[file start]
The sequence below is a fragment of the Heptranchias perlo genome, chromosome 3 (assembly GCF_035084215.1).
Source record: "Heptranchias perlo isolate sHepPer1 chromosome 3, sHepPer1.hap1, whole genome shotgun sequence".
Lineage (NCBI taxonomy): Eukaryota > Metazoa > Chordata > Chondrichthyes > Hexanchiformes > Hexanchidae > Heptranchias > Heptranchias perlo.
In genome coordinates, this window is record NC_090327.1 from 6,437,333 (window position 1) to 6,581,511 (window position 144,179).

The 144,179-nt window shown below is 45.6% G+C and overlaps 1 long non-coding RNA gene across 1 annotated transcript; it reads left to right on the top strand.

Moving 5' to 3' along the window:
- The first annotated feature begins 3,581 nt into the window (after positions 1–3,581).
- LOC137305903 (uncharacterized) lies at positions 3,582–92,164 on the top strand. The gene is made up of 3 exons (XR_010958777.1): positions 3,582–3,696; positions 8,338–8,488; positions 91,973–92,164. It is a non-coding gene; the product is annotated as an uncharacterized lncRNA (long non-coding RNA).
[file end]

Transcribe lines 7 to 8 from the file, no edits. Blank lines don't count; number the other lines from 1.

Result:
- The first annotated feature begins 3,581 nt into the window (after positions 1–3,581).
- LOC137305903 (uncharacterized) lies at positions 3,582–92,164 on the top strand. The gene is made up of 3 exons (XR_010958777.1): positions 3,582–3,696; positions 8,338–8,488; positions 91,973–92,164. It is a non-coding gene; the product is annotated as an uncharacterized lncRNA (long non-coding RNA).